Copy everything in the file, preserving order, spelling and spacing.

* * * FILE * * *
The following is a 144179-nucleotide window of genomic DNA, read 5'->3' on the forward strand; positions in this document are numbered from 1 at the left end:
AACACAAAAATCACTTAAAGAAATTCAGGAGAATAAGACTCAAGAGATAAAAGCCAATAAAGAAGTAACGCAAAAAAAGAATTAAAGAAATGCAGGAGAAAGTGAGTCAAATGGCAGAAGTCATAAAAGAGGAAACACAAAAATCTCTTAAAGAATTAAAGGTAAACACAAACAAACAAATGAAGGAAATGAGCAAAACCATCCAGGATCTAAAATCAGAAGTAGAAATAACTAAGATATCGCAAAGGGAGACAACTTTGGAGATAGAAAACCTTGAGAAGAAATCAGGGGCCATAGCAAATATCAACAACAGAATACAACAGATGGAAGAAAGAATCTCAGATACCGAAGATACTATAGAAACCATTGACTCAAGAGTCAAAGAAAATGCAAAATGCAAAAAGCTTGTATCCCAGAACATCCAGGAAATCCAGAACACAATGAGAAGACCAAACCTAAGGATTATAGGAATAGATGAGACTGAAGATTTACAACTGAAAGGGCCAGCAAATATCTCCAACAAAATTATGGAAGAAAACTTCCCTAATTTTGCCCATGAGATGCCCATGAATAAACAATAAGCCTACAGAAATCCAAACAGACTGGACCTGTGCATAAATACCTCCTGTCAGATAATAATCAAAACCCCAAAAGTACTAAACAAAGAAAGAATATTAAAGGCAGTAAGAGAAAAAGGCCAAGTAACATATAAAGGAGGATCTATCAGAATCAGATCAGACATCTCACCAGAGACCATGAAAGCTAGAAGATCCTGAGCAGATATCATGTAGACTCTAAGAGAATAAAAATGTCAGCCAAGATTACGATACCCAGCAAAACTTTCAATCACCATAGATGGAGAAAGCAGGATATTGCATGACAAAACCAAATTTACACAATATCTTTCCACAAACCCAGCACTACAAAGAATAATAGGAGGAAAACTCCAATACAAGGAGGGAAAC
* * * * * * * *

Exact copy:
The following is a 144179-nucleotide window of genomic DNA, read 5'->3' on the forward strand; positions in this document are numbered from 1 at the left end:
AACACAAAAATCACTTAAAGAAATTCAGGAGAATAAGACTCAAGAGATAAAAGCCAATAAAGAAGTAACGCAAAAAAAGAATTAAAGAAATGCAGGAGAAAGTGAGTCAAATGGCAGAAGTCATAAAAGAGGAAACACAAAAATCTCTTAAAGAATTAAAGGTAAACACAAACAAACAAATGAAGGAAATGAGCAAAACCATCCAGGATCTAAAATCAGAAGTAGAAATAACTAAGATATCGCAAAGGGAGACAACTTTGGAGATAGAAAACCTTGAGAAGAAATCAGGGGCCATAGCAAATATCAACAACAGAATACAACAGATGGAAGAAAGAATCTCAGATACCGAAGATACTATAGAAACCATTGACTCAAGAGTCAAAGAAAATGCAAAATGCAAAAAGCTTGTATCCCAGAACATCCAGGAAATCCAGAACACAATGAGAAGACCAAACCTAAGGATTATAGGAATAGATGAGACTGAAGATTTACAACTGAAAGGGCCAGCAAATATCTCCAACAAAATTATGGAAGAAAACTTCCCTAATTTTGCCCATGAGATGCCCATGAATAAACAATAAGCCTACAGAAATCCAAACAGACTGGACCTGTGCATAAATACCTCCTGTCAGATAATAATCAAAACCCCAAAAGTACTAAACAAAGAAAGAATATTAAAGGCAGTAAGAGAAAAAGGCCAAGTAACATATAAAGGAGGATCTATCAGAATCAGATCAGACATCTCACCAGAGACCATGAAAGCTAGAAGATCCTGAGCAGATATCATGTAGACTCTAAGAGAATAAAAATGTCAGCCAAGATTACGATACCCAGCAAAACTTTCAATCACCATAGATGGAGAAAGCAGGATATTGCATGACAAAACCAAATTTACACAATATCTTTCCACAAACCCAGCACTACAAAGAATAATAGGAGGAAAACTCCAATACAAGGAGGGAAAC